LD Skills Attainment
Good teachers have a broad knowledge base of different teaching strategies and techniques. Knowing how and why learning takes place or does not take place is also an essential skill to acquire. Either singly or in combination, deficiencies in any of the four domains can greatly inhibit students learning. We will now look closely at the first of the four domains, skills attainment.
Skills attainment simply means learning has taken place. The student achieves the particular knowledge required to successfully move to the next level. But what else is it?
Depending on the skill:
- It may result in a new behavior.
- It may show itself as a change in attitude.
- It can profoundly alter who we are.
When we acquire a new skill, the physical makeup of the brain changes because neurons rewire and reform. How does this happen?
- Neurons are brain cells that process and transmit chemicals and electrical impulses to communicate information. As the brain learns, neurons are reformed into new patterns. This is similar to the process of how a city annexes land. As the city extends its borders, it is increased in both size and complexity.
- Plasticity is the term for this phenomenon where the brain remodels itself based on new information it receives, processes, and puts in memory. Just as plastic can be molded in different shapes, our brain is constantly being reshaped.
- Since our brains have plasticity, this means that everyone can learn regardless of age! As many of our adult students believe they cannot learn as well as younger students, this is valuable information to pass along to our students.
How are we able to learn and retain new information? Before we find this out, here is an introduction to several concepts that will be discussed in the next video.
- Associative Learning Our brains do not learn well in isolation. Our brains need to connect new information to what we already know by relating the two together. In this way, you, as a learner, understand the material and can frame it in terms of the depth of your background knowledge.
- Scaffolding Principle Just as a scaffold supports those working off the ground, we need to scaffold learning to create associations. We scaffold learning by building ideas one on top of another. Therefore, we should always start new teaching with a review and an opportunity for the students to voice their present knowledge on the subject. This is a great time to both ask and answer questions.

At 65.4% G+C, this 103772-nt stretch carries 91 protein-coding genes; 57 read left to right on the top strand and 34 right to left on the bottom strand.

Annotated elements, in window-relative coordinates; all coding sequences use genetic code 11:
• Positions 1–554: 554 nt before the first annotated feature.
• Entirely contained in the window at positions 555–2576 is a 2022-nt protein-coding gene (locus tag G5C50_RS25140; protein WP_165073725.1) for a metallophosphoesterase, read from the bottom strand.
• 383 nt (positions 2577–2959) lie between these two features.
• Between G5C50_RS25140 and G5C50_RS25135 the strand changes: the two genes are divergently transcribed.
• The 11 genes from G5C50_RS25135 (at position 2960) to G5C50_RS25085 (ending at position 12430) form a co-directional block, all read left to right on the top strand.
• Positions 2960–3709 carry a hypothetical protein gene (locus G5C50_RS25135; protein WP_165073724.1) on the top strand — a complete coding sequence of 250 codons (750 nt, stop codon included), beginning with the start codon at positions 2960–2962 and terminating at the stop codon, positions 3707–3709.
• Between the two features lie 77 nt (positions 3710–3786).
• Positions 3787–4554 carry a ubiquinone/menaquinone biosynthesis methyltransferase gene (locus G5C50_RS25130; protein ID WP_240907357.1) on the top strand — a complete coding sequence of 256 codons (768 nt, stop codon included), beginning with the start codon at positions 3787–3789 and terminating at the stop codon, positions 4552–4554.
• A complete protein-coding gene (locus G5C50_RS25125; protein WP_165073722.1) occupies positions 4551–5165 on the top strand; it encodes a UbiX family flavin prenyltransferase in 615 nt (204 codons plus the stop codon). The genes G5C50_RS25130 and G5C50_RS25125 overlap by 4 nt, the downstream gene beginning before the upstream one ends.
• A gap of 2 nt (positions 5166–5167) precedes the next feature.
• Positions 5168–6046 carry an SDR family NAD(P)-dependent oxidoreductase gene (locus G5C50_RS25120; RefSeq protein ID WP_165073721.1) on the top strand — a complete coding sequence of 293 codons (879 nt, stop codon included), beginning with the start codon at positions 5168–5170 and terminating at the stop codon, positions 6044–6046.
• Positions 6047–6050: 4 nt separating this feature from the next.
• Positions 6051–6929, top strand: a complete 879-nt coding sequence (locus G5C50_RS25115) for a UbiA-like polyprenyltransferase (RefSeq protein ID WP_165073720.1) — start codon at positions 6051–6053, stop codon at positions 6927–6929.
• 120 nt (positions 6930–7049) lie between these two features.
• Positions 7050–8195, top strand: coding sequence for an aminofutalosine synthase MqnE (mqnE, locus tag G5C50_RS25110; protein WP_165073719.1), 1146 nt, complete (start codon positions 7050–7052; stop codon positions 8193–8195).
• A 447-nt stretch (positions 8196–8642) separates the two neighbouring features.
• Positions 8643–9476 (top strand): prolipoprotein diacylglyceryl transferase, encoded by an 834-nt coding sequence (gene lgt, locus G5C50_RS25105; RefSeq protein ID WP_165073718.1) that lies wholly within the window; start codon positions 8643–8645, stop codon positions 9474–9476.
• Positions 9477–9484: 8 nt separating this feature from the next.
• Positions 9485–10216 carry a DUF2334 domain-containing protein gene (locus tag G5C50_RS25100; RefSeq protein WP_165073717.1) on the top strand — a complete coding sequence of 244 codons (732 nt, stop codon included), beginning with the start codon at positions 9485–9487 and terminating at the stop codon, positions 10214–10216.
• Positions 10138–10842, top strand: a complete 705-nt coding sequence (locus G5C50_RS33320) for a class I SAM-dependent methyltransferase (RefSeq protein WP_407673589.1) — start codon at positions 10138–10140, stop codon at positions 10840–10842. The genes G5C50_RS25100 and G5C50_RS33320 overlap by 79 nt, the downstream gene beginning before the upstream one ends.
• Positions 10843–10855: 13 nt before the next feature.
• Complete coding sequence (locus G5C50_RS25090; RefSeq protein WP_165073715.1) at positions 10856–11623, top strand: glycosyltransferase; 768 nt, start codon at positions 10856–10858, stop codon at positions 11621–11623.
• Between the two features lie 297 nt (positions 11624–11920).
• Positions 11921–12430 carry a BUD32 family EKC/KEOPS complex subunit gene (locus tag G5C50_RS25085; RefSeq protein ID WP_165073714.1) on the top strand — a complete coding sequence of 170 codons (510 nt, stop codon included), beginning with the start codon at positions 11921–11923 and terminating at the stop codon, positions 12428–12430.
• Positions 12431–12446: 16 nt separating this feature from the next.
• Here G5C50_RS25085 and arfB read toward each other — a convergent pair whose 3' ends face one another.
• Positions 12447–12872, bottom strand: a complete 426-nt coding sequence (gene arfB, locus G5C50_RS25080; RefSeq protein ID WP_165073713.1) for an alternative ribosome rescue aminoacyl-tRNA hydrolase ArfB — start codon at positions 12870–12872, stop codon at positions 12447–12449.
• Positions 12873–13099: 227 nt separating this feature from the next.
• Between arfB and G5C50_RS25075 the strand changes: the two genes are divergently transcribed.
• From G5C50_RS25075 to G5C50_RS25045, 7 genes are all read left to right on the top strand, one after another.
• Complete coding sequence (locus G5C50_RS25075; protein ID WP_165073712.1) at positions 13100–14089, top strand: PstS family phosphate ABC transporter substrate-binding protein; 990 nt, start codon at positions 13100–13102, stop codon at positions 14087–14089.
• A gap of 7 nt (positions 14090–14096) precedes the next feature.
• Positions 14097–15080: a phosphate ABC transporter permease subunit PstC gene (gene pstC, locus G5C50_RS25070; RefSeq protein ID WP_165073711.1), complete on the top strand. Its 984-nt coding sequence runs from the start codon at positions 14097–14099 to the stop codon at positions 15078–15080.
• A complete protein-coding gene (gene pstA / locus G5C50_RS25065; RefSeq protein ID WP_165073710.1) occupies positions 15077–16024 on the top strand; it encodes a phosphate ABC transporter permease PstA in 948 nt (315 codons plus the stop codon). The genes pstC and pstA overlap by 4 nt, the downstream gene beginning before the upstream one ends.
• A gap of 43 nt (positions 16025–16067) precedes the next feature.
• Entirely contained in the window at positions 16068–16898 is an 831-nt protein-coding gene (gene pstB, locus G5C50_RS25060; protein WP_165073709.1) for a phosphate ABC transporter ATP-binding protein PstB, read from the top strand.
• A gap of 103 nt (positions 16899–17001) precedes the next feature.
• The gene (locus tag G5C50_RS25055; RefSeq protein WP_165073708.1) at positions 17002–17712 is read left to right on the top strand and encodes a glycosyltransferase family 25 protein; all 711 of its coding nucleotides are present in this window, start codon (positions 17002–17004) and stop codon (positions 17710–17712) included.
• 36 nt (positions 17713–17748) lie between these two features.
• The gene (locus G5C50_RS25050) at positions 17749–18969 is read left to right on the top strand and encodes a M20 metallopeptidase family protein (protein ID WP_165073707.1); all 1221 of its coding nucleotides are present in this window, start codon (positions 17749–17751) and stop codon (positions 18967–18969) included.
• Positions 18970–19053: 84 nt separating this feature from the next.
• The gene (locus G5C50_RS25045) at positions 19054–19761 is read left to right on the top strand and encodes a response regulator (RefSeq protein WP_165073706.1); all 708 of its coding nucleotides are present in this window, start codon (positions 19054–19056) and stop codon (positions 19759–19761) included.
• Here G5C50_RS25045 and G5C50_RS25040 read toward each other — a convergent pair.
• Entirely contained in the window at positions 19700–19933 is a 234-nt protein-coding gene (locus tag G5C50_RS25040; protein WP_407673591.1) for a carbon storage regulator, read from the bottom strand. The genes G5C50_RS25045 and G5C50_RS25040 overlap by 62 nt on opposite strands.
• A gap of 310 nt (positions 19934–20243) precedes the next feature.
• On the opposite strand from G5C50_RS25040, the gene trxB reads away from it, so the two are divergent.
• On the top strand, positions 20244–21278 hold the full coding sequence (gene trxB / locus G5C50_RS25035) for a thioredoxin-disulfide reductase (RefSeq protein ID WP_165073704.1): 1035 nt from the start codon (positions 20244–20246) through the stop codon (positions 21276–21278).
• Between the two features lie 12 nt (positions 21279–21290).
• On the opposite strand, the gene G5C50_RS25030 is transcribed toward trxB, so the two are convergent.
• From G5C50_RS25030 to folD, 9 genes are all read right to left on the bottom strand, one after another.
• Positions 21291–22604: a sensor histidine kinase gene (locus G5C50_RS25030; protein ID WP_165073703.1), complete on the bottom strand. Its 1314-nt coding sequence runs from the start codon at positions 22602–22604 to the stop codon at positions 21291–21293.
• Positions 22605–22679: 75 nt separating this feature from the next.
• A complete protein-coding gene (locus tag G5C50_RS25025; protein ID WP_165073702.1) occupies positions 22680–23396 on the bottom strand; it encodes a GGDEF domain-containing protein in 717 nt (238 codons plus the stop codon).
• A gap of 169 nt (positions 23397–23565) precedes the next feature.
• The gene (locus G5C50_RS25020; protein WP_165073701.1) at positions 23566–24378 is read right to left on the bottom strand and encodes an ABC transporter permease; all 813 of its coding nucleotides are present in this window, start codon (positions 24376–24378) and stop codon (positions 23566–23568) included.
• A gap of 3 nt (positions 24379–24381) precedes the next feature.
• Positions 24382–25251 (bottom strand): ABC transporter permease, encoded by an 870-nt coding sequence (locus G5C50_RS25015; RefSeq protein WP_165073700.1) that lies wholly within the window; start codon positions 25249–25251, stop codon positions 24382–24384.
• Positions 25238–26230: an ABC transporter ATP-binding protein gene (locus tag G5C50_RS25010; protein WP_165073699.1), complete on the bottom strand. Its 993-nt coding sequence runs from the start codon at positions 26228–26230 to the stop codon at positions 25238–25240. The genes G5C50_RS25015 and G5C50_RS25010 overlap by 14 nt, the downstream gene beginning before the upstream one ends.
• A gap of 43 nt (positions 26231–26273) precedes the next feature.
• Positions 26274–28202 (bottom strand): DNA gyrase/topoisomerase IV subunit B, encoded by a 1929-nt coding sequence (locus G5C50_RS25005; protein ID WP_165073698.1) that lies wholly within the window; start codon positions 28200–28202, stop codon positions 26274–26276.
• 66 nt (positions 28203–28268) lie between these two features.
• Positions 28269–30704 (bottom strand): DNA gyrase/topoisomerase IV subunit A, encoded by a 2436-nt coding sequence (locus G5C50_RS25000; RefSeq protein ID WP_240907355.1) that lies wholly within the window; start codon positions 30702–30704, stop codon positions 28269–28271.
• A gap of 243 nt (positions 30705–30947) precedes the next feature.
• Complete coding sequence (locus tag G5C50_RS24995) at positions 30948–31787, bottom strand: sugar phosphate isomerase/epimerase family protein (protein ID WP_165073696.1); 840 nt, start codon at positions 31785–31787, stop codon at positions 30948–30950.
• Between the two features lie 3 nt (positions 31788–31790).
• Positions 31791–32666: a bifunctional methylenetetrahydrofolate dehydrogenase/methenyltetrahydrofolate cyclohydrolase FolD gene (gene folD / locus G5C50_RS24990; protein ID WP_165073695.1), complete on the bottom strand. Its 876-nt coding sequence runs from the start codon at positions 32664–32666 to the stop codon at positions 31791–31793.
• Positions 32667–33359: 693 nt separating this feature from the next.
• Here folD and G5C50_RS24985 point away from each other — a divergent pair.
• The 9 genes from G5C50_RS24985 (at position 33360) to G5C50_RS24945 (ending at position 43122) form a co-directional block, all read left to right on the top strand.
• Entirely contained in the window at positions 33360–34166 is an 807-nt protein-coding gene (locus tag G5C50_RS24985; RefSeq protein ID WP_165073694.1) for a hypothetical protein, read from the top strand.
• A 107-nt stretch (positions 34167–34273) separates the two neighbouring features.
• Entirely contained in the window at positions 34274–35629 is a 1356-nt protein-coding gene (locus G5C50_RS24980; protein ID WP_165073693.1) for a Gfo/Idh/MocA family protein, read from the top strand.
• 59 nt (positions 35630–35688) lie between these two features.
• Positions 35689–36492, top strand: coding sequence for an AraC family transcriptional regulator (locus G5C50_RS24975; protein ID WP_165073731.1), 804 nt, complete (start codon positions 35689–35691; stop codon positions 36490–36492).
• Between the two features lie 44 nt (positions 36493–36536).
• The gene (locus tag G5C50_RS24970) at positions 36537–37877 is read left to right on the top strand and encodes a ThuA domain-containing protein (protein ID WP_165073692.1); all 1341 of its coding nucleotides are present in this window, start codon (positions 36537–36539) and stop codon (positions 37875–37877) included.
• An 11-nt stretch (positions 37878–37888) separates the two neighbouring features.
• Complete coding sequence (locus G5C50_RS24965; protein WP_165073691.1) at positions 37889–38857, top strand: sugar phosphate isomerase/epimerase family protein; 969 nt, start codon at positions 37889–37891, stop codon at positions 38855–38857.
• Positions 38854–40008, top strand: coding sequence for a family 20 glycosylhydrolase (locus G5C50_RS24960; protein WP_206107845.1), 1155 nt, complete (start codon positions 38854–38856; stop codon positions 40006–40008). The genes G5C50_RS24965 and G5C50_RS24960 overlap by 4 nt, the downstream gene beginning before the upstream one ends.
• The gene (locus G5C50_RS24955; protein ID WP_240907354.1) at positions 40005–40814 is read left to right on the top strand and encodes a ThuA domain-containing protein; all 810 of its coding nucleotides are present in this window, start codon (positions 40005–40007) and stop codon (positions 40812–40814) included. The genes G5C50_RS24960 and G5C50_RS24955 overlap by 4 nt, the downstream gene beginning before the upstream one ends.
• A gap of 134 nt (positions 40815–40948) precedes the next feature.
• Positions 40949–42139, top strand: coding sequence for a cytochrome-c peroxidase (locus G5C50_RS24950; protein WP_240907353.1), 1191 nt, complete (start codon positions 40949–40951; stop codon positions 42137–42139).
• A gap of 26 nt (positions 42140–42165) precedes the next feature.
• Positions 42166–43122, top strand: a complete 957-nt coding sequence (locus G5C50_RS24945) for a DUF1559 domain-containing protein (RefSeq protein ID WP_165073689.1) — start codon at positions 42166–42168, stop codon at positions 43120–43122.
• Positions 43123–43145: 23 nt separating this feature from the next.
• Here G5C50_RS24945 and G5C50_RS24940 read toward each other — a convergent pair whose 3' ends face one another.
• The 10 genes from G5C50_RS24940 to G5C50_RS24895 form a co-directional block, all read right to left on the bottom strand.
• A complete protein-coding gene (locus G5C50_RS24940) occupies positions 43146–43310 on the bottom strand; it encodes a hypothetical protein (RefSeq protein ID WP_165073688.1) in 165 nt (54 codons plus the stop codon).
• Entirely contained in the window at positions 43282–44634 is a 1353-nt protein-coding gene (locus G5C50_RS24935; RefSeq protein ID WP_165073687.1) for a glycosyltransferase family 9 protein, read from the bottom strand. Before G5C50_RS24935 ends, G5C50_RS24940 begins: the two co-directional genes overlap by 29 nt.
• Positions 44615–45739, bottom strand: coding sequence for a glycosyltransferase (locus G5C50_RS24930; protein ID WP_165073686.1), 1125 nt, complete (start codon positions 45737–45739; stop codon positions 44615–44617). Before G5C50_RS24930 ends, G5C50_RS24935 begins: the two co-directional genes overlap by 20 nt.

- Hippocampus This area of the brain acts as a switchboard to stored information for consolidation and meaning. It activates storage areas for information that will be associated with the new information. The hippocampus controls the development of meaning for the learner.
Reflection 9: Describe a learning activity you already use or could use, that features associative learning.
Hardwiring the Brain
The key to skills attainment is changing neural networks to ensure new learning gets into long-term memory. This is sometimes referred to as hardwired information. Hardwired information becomes part of the body of what we know and is activated as needed in future related learning. For hardwiring to occur, practice is everything!
There are four essential characteristics of an effective practice strategy:
- Intensiveness - Practice must be rigorous and concentrated enough to keep the neurons primed and responsive.
- Frequency The material needs to be repeated with regular practice before it is integrated into memory.
- Relevancy It must be important to the student.
- Arousal There must be an emotional investment in learning.
As you watch the following video, use the Reflection Guide to take notes as Katherine presents information about how we can create practice routines for our students to allow new information to become hardwired in our students brains.
Developed by Adult Basic Skills Professional Develoment (ABSPD), Reich College of Education, Appalachian State University
Funded by NC Community College System Basic Skills, Raleigh, NC - Copyright © 2011, ABSP